The Museum of Fine Arts is planning a $24 million renovation project that will create a 22,000-square-foot conservation center, housing six laboratories on two floors of the museum’s main building.
The project — the result of the largest conservation fund-raising effort in MFA history — will consolidate all but a handful of the museum’s conservation activities, eventually freeing up an additional 12,000 square feet of gallery space in the Asian, European, and Ancient World areas. The effort, which is being funded with a mix of gifts, grants, and MFA funds, is set to commence in 2017 and scheduled for completion in 2019.
“It’s a very positive moment for us,” said MFA director Matthew Teitelbaum by phone. “I think people will see it as a real affirmation of our core responsibilities, and I feel very good about that.”
Teitelbaum added in a statement that the center will place the MFA “among a small family of leading international Museums with exceptional conservation labs” and “dramatically improve all facets of our conservation systems, improving infrastructure, technology, and facilities while fostering an environment of teamwork.”
The MFA has yet to select an architect, but Teitelbaum said the museum has conceptual drawings that include open floor plans, tall ceilings, and a public viewing area for the center’s lower floor. An MFA spokesperson says the public viewing area could replace the Conservation in Action gallery, where visitors can today observe conservators at work.
“That will be something new,” said Teitelbaum, adding that with enhanced interpretation the viewing area would encourage greater intellectual involvement among the public. “We’ll be able to share it more effectively.”
The new center, which will be adjacent to the Linde Family Wing for Contemporary Art, will house laboratories for furniture, frames, scientific research, paintings, and objects, as well as mount-making and exhibition preparation. It will also provide meeting and inspection rooms, which Teitelbaum said he hoped would encourage collaboration across fields.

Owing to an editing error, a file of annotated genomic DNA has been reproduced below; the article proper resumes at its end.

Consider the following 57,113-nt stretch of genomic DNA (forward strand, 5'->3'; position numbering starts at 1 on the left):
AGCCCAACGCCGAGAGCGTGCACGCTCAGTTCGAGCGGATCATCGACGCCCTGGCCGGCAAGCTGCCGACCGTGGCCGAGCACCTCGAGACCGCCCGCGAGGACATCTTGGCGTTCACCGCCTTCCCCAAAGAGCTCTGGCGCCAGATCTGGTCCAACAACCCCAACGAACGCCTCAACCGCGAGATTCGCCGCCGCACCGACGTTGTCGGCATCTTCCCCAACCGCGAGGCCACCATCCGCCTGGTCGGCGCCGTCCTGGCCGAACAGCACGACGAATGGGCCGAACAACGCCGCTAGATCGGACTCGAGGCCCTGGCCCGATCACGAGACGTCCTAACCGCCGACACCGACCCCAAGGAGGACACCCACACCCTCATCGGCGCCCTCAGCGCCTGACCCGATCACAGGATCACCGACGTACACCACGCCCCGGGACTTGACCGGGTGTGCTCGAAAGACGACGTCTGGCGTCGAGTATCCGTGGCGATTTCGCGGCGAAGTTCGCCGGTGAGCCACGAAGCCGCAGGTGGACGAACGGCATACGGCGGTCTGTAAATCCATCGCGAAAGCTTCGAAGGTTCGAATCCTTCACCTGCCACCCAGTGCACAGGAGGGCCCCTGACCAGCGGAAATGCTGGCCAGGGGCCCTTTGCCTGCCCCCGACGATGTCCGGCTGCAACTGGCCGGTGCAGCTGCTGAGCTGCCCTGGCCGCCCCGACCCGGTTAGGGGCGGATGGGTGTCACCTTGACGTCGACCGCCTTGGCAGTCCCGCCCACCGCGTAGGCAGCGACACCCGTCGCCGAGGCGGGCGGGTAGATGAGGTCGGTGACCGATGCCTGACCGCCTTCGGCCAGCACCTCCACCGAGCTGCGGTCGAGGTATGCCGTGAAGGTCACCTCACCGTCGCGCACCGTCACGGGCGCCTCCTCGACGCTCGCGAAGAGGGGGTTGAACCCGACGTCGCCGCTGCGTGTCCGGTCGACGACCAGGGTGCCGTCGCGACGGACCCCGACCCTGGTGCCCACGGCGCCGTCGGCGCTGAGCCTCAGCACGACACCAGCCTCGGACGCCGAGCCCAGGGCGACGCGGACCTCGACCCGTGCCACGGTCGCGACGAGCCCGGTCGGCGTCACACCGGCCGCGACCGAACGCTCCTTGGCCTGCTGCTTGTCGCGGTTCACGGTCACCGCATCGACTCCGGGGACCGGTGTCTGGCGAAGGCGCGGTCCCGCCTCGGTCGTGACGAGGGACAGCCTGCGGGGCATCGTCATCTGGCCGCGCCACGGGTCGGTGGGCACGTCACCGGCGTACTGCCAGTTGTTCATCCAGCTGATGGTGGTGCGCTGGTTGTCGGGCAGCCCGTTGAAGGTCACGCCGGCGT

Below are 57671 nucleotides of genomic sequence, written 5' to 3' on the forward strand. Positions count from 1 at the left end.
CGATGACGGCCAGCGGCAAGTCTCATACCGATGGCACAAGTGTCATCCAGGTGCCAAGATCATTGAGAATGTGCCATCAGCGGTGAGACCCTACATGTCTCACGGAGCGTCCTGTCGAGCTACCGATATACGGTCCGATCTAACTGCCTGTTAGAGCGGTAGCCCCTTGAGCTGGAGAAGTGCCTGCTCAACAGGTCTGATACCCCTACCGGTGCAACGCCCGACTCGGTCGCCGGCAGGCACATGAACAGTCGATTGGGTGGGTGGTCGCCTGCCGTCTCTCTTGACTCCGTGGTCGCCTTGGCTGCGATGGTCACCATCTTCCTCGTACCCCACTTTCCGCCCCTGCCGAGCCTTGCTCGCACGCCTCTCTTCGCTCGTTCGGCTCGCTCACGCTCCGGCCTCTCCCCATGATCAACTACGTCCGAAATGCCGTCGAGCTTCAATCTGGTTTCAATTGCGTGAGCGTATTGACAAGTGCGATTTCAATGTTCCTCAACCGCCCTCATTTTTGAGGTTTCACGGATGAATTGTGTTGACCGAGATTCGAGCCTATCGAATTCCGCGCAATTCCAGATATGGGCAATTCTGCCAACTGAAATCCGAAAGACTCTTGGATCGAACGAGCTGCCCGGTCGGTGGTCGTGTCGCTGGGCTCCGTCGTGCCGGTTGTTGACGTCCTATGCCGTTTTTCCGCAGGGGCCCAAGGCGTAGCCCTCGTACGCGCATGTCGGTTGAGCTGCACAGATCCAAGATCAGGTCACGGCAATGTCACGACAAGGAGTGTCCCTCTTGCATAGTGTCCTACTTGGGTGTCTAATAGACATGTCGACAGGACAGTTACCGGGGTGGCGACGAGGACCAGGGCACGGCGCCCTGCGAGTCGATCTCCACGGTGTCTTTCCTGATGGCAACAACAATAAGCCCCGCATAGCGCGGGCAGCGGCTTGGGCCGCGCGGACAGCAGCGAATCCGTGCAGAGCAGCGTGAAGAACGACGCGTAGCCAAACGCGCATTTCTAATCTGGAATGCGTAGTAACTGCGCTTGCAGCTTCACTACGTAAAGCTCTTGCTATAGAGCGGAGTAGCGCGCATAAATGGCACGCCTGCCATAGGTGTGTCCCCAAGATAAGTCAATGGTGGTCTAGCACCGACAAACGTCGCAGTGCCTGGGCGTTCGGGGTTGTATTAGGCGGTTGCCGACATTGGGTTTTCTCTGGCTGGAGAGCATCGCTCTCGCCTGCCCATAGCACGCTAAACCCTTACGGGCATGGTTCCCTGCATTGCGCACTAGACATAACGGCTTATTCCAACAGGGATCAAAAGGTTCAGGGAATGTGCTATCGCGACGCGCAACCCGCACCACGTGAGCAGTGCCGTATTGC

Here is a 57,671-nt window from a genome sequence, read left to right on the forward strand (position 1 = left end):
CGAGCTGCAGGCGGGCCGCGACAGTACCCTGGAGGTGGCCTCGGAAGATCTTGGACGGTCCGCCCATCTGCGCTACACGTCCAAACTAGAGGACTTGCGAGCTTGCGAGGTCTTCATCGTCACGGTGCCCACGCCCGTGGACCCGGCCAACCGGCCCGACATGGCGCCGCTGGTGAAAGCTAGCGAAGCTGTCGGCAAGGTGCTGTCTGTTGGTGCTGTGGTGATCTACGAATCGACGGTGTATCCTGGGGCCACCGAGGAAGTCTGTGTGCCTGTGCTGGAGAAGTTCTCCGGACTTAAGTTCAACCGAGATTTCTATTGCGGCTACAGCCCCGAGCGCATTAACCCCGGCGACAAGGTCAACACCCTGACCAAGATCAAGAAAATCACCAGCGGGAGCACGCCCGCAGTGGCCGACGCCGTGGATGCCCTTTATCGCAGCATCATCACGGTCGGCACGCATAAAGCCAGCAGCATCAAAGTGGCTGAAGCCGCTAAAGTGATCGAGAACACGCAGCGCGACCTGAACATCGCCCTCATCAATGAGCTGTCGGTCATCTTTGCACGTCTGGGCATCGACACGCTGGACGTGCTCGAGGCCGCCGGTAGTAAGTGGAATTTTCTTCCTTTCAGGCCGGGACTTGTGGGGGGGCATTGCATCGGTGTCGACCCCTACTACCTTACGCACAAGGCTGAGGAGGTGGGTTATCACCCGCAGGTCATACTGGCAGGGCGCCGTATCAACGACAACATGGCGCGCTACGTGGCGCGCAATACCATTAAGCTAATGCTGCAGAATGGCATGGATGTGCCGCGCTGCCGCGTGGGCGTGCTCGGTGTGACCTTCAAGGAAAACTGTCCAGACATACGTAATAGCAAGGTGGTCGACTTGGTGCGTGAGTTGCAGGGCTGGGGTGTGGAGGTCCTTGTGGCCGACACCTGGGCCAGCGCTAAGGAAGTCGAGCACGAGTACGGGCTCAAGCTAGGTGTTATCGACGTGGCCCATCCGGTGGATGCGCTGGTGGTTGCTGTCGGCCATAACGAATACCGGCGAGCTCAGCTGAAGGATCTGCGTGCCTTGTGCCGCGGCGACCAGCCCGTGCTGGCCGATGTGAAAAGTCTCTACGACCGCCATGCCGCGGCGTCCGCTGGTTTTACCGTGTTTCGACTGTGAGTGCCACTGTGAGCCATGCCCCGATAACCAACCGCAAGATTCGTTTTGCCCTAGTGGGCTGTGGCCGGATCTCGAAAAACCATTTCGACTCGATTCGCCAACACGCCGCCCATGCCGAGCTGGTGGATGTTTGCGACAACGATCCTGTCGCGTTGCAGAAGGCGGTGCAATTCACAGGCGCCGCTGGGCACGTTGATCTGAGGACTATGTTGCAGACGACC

Meanwhile, the museum’s Asian, paper, and textile conservation labs will remain in place.
“Putting a critical mass of conservators into one space will create — even more than we have today — a culture of collaboration and a culture of commitment to conservation work,” said Teitelbaum, adding that the museum’s conservation staff is currently spread throughout the museum. “Practically, it means that there are going to be greater efficiencies in how works of art move through the institution.”
With a staff or more than 60, the MFA’s conservation department has performed roughly 750 treatments over the past five years, according to the museum, including work on Giovanni Francesco Rustici’s “St. John the Baptist” and Frida Kahlo’s recently acquired painting “Dos Mujeres (Salvadora y Herminia).”
“Our conservation staff operates at the highest level, so I can’t really suggest that the work they’re going to do is going to be much improved,” said Teitelbaum. “But I do think we will be conserving more than we do, so the workload will increase.”
Among the new center’s financial supporters are the Sherman Fairchild Foundation and Rose-Marie and Eijk van Otterloo, who pledged an early gift of $5 million toward expanding the museum’s conservation and scientific research facilities.
“The van Otterloo gift was catalytic,” said Teitelbaum. “It gave us the confidence that the conservation initiative could be even bigger than we first thought.”